I was asked recently about what it takes to transform the supply chain planning process of a company. Having gone through this process a few times in my past, I thought it best to share my experiences and suggestions in the form of a discussion with Tapan Mallik during a webinar. This blog is a precursor to that webinar.
The right technology can provide a solution to maintaining optimal supply chain planning, but how can you justify the investment?
Industry analysts, big-time consultants, and your peers are all talking about technology, digital transformation, and the future of the supply chain. It can seem like a lot of noise given the day-to-day pressure you feel while working to ensure that inventory is on hand and positioned where it is supposed to be. With all you have on your plate, are you aware of the signs that it is time for a change?
Inventory Forecasting is the process in which the historical sales data, historical purchasing data, current demand planning, planned production, and distribution resource plan data are used for predicting inventory levels in a future time period.
For businesses, it’s a great opportunity to cash in on the seasonal spike in customer demand. However, every year it also poses a unique situation with equal challenges along with the opportunities.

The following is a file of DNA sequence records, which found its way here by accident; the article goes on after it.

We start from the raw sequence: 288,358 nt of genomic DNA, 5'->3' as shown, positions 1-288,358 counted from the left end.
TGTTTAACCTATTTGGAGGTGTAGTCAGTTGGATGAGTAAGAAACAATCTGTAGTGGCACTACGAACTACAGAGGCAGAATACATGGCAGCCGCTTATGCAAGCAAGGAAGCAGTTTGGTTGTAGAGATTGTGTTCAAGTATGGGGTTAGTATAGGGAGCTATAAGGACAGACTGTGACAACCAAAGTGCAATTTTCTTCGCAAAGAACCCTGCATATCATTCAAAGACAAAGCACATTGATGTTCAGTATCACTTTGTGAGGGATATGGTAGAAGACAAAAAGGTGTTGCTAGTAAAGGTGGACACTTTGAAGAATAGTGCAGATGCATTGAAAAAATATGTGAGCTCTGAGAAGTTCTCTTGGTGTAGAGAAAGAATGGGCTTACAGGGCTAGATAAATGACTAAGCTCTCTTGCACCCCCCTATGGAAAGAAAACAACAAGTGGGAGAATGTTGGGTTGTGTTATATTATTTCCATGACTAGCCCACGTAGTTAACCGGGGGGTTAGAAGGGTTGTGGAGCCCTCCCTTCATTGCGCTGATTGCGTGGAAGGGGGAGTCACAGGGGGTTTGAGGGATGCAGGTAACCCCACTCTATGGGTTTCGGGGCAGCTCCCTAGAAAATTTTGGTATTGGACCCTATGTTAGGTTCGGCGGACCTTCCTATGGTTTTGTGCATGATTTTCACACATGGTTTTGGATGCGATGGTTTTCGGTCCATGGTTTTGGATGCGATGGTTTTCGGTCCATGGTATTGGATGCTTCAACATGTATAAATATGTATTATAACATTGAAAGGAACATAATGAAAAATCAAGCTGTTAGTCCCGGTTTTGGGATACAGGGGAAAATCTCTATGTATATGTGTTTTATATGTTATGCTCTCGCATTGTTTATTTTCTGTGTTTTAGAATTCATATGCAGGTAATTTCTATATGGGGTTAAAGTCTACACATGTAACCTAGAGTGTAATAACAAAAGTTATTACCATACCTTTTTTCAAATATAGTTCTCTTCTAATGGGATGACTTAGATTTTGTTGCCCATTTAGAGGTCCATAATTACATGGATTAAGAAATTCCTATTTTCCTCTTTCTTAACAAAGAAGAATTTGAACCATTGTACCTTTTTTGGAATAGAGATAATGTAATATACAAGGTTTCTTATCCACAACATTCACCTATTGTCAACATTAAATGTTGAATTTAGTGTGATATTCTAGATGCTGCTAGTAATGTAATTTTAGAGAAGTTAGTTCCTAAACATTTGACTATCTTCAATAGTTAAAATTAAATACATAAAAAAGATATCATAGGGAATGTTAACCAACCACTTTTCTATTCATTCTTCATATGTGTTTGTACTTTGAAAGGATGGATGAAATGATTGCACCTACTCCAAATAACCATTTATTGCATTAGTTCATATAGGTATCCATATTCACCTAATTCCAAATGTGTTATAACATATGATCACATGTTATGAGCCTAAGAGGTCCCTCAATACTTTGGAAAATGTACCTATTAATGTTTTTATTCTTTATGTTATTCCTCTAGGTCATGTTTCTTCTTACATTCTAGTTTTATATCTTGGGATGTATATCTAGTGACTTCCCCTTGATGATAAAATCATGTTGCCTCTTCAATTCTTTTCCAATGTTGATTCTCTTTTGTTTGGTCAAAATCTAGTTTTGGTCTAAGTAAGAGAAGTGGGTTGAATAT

Master Production Scheduling (MPS) plans for items that are independent (or direct) demand. Independent Demand is a demand that comes from Sales Orders, Service Orders, or forecasts on end items, i.e., items that we sell to customers. In RCCP, the principle assumption is that family-level assumptions are good approximations for the SKU level detail and the change in the mix will not have a big impact on the capacity projection.
With each storm, there comes a bevy of forecasts put out by different computer models. These forecasts begin about 10 days out and change as the storm gets closer and closer. This blog tries to extract some learnings from this process of forecasting.
When trying to forecast demand for the future, it is important to understand the variability in the underlying dataset.
Supply chain planning projects are often approved on the back of the promise of lower inventory levels. In a recent conversation, I was asked a more nuanced question: whether right-sizing inventory via better supply chain planning improves earnings before interest, tax, depreciation, and amortization (EBITDA). This blog tries to address this question.
Should we combine the positive numbers and the negative numbers as we approach the essential business of forecasting future demand? Let us think this through.